Celebrating the redesign of its fine watch and jewellery division’s Parisian home, Chanel has returned to the cocktail piece that started it all – both named and shaped all-too appropriately
‘Première’: the first; the most exclusive; the female director of an atelier.
Chanel’s late, great artistic director Jacques Helleu must have had confidence in his creation, the first-ever watch to bear the Maison’s name, in order to choose a moniker with such power.
“I fought to make a design that was strong, that was unique, that – more than just launching a single collection – would become an eternal reference,” he said at the time. And it certainly was unique.
It’s easy to forget but back in 1987, women’s watches, as in watches designed specifically for women rather than downsized men’s watches, didn’t really exist. The fashion landscape was also not one into which a timepiece like the Première should have been launched. This was the 1980s. Ostentation was the name of the fashion game; minimalism meant maybe taking out your shoulder pads. However, the Chanel catwalks tell a slightly different story. In 1983, Karl Lagerfeld joined a business in need of a revamp, having become a brand that, in Lagerfeld’s words, was only worn by “Parisian doctors’ wives”. Charged with updating its look but not to alter its character, he went back to the archives, reviving the use of wool jersey for suits, bringing back the braid-edged suit, but subtly altering its proportions, bringing those recognisable elements of iconograph – the camelia, the double C motif, the chains – into the catwalk, where they hadn’t been before. This was restrained ostentation, “modern and chic-sexy, not Las Vegas sexy,” as Lagerfeld described it.
By 1987, Lagerfeld was comfortable playing with convention. The Chanel woman was no longer a doctor’s wife, but young, confident and sleekly sexy, as embodied by the new face of Chanel: Inès de la Fressange. This woman didn’t want a man’s cast-off, she wanted a watch designed just for her. Just being a timepiece created for women would have been enough to make the Première revolutionary, but everything about this watch was a radical alternative.
There was the octagonal case mirroring both the shape of the Place Vendôme and the top of the Chanel No5 bottle stopper; the decision to use the chain of the famous 2.55 bag as a strap; the lack of numerals, just a plain dial bearing the Maison’s name. It straddled the worlds of watches and jewellery in its aesthetic, was easy to wear, and, in its monochromatic minimalism, so very Chanel. For the launch in 1987, Chanel opened two dedicated boutiques, one in Paris at 40 Avenue Montaigne and the other in Geneva at 43 rue du Rhône, so it seemed appropriate 35 years later to celebrate the reopening of 18 Place Vendôme, home of Chanel Watchmaking and Fine Jewellery, with the launch of the Première Original Edition.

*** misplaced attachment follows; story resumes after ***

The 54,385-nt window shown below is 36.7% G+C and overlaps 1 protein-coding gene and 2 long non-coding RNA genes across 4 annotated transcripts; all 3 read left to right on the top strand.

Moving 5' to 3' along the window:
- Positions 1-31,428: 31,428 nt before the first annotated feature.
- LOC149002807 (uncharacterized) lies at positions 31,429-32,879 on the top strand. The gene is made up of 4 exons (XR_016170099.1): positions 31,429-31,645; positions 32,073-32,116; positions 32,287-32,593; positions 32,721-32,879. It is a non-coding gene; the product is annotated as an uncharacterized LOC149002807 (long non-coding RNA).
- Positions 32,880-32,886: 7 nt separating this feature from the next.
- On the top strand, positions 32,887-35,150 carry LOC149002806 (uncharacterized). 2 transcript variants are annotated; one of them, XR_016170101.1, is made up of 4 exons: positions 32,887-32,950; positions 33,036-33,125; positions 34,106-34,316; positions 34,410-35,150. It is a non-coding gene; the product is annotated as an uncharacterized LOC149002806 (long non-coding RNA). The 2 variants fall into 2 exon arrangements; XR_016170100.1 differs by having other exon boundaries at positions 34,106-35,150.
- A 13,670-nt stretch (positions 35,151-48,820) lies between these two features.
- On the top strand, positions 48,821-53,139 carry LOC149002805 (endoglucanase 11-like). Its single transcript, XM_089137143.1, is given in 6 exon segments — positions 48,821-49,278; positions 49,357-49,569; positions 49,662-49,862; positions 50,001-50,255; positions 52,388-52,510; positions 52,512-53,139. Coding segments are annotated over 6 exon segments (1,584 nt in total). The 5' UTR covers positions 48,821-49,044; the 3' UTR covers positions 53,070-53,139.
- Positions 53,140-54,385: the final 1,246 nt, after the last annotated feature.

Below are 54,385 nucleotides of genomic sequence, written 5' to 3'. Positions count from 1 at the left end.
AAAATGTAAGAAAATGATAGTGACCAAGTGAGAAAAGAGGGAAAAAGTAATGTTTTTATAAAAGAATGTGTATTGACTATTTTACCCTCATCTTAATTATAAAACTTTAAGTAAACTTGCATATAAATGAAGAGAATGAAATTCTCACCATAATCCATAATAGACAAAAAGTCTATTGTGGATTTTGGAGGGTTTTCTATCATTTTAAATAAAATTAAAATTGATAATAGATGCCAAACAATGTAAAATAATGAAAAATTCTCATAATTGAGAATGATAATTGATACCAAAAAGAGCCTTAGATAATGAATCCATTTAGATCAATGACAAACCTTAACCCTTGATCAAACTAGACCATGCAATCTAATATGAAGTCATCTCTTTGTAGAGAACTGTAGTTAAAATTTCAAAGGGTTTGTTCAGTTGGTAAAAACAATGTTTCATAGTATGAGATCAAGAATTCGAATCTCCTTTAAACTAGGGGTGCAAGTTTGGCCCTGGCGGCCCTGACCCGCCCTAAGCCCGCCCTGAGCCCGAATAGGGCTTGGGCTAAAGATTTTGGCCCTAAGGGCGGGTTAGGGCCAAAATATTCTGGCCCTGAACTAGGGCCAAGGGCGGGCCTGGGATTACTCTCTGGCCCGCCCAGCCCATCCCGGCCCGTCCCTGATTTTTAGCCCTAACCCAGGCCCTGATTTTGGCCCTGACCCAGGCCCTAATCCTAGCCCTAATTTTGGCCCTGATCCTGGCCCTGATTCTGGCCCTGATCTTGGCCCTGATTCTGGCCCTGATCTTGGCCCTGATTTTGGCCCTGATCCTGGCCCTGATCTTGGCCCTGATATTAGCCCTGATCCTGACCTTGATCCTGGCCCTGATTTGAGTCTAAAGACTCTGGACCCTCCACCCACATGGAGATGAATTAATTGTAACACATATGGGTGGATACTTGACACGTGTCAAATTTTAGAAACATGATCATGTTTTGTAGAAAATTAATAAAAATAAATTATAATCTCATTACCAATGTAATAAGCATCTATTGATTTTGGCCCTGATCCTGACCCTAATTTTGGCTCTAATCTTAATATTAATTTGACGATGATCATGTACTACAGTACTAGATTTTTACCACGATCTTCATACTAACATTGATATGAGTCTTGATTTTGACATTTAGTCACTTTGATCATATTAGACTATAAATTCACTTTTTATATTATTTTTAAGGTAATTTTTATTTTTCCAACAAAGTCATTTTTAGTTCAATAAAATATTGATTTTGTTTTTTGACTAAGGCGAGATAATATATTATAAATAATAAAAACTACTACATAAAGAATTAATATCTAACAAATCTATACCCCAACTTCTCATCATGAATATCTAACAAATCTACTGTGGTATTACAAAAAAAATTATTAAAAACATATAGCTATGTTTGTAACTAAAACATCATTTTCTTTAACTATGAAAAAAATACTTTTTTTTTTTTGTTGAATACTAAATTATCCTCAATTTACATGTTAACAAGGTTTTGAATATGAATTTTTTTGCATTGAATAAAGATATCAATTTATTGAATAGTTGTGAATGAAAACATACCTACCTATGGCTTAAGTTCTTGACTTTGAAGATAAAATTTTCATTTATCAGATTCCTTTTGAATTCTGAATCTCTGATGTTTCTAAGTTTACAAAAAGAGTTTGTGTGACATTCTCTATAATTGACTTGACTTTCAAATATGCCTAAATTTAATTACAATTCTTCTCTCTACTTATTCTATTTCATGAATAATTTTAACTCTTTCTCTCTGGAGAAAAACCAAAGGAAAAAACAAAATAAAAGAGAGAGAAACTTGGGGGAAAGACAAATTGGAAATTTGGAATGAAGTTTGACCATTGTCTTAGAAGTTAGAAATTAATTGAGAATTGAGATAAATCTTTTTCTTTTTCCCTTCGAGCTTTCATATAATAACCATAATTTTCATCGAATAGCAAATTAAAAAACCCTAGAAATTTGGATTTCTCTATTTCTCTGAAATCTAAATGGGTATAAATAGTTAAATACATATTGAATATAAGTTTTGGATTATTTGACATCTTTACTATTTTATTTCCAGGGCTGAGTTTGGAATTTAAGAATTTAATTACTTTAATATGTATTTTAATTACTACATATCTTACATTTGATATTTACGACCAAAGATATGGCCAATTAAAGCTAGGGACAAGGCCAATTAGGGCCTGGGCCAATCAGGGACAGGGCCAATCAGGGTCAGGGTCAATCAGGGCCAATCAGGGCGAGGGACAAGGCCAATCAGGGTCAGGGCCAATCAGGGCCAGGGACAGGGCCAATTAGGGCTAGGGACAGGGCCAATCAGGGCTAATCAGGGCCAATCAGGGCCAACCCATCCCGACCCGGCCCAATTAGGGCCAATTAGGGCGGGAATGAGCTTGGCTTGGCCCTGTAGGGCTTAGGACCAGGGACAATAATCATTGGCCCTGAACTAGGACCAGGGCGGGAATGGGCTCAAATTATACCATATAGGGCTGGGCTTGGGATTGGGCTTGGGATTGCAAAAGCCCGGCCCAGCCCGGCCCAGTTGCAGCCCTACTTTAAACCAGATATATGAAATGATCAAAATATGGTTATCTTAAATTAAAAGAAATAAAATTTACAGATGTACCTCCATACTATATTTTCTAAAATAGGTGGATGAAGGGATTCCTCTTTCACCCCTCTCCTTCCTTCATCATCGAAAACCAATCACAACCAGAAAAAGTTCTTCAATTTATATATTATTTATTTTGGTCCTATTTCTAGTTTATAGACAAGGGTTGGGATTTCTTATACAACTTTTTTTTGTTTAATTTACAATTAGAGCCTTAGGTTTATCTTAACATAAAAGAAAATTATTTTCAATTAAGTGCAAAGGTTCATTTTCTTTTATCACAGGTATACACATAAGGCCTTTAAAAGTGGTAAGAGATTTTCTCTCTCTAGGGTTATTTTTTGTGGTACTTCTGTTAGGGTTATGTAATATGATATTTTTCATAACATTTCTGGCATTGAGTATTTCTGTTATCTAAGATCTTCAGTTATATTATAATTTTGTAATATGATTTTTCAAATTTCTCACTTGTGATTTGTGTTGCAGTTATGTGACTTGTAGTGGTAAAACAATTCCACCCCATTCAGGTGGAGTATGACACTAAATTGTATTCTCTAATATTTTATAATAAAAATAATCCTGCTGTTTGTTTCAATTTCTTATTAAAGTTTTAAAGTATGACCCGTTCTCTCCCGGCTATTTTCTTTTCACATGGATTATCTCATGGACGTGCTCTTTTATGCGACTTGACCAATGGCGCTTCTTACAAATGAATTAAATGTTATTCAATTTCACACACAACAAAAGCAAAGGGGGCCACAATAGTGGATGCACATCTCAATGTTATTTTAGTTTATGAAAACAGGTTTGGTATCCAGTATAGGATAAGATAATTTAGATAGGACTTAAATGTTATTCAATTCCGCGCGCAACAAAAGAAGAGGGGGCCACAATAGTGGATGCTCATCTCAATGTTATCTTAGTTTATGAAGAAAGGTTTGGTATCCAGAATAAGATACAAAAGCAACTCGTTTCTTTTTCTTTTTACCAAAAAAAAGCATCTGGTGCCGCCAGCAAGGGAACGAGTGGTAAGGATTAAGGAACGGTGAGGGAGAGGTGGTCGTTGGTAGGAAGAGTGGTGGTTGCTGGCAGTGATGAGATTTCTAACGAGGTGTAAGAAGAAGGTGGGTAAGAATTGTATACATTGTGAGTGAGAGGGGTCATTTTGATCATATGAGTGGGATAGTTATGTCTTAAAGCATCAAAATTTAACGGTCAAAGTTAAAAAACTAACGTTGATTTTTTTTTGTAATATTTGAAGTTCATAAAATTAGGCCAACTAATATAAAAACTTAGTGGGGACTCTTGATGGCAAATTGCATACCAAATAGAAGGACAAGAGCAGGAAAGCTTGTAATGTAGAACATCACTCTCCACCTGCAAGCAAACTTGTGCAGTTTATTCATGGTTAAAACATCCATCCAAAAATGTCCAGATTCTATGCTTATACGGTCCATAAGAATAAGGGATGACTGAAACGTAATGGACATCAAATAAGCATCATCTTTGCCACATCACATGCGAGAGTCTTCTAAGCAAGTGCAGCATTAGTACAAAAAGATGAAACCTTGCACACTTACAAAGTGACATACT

“The Première was the first page in our watchmaking history. It was born out of an absolute freedom of creation, and it initiated a vision,” says Arnaud Chastaingt, director of the Watchmaking Creation Studio. “In 2022, I wanted the Première to find its place again and to put it at the heart of our collection. This creation is our DNA and a CHANEL code through and through. Far more than a watch, the Première is a lesson in style.”
After the various iterations of the Première that have existed over the years, from coloured or pearl straps to using its case shape to house the Maison’s second in-house movement – the skeleton camelia-shaped Calibre 2 – it is striking how refined the original is; everything pared back to its essence. Nothing has been changed. The vinyl black of the dial still has no adornment except the hands and the words “Chanel” and “Swiss”; the latter chosen to show that, even in 1987, Chanel was taking its watchmaking seriously, combining sartorial brilliance with Swiss technology. The baguette-diamond structure of the case is emphasised by the sapphire crystal, which angles up and away from the bezel like a faceted stone. The leather-and-gold chain strap takes the design away from horology and into jewellery; its relation to Chanel’s iconic bag both hinting at the Première’s practicality as well as its uniquely personal connection to the woman who wears it. It is a timepiece that says so much with a few dexterously chosen details. Chastaingt is right, the Première is more than just a watch, it is a love letter to Paris – its style, its architecture and, most importantly, its women.
Photography Phil Dunlop
Creative and set design Serene Khan
Post production Marisa Canelas at Red Yolk Studio
This article is taken from Port issue 31. To continue reading, buy the issue or subscribe here